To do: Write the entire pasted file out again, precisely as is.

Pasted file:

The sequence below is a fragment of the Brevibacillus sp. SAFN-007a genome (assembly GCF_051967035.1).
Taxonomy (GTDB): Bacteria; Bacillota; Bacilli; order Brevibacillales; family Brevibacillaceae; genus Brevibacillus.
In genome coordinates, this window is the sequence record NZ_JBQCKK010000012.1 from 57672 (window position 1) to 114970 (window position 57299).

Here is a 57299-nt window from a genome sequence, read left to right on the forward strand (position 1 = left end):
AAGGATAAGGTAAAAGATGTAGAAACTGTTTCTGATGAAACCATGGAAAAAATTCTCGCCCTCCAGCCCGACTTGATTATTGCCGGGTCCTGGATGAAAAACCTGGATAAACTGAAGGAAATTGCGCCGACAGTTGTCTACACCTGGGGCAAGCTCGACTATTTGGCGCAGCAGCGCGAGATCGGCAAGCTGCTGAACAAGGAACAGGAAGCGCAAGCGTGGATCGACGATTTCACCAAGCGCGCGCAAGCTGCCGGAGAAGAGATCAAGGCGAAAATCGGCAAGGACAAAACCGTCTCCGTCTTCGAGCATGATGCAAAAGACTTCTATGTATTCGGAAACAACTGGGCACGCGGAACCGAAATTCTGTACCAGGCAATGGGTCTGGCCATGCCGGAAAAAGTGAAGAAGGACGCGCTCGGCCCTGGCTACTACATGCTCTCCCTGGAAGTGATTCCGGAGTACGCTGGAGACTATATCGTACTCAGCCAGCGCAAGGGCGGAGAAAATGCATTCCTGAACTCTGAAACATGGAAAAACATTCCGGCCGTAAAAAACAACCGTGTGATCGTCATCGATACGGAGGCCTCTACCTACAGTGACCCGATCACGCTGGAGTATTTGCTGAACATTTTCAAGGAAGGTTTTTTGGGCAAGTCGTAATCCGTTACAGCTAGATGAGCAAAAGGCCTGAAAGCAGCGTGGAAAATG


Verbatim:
The sequence below is a fragment of the Brevibacillus sp. SAFN-007a genome (assembly GCF_051967035.1).
Taxonomy (GTDB): Bacteria; Bacillota; Bacilli; order Brevibacillales; family Brevibacillaceae; genus Brevibacillus.
In genome coordinates, this window is the sequence record NZ_JBQCKK010000012.1 from 57672 (window position 1) to 114970 (window position 57299).

Here is a 57299-nt window from a genome sequence, read left to right on the forward strand (position 1 = left end):
AAGGATAAGGTAAAAGATGTAGAAACTGTTTCTGATGAAACCATGGAAAAAATTCTCGCCCTCCAGCCCGACTTGATTATTGCCGGGTCCTGGATGAAAAACCTGGATAAACTGAAGGAAATTGCGCCGACAGTTGTCTACACCTGGGGCAAGCTCGACTATTTGGCGCAGCAGCGCGAGATCGGCAAGCTGCTGAACAAGGAACAGGAAGCGCAAGCGTGGATCGACGATTTCACCAAGCGCGCGCAAGCTGCCGGAGAAGAGATCAAGGCGAAAATCGGCAAGGACAAAACCGTCTCCGTCTTCGAGCATGATGCAAAAGACTTCTATGTATTCGGAAACAACTGGGCACGCGGAACCGAAATTCTGTACCAGGCAATGGGTCTGGCCATGCCGGAAAAAGTGAAGAAGGACGCGCTCGGCCCTGGCTACTACATGCTCTCCCTGGAAGTGATTCCGGAGTACGCTGGAGACTATATCGTACTCAGCCAGCGCAAGGGCGGAGAAAATGCATTCCTGAACTCTGAAACATGGAAAAACATTCCGGCCGTAAAAAACAACCGTGTGATCGTCATCGATACGGAGGCCTCTACCTACAGTGACCCGATCACGCTGGAGTATTTGCTGAACATTTTCAAGGAAGGTTTTTTGGGCAAGTCGTAATCCGTTACAGCTAGATGAGCAAAAGGCCTGAAAGCAGCGTGGAAAATG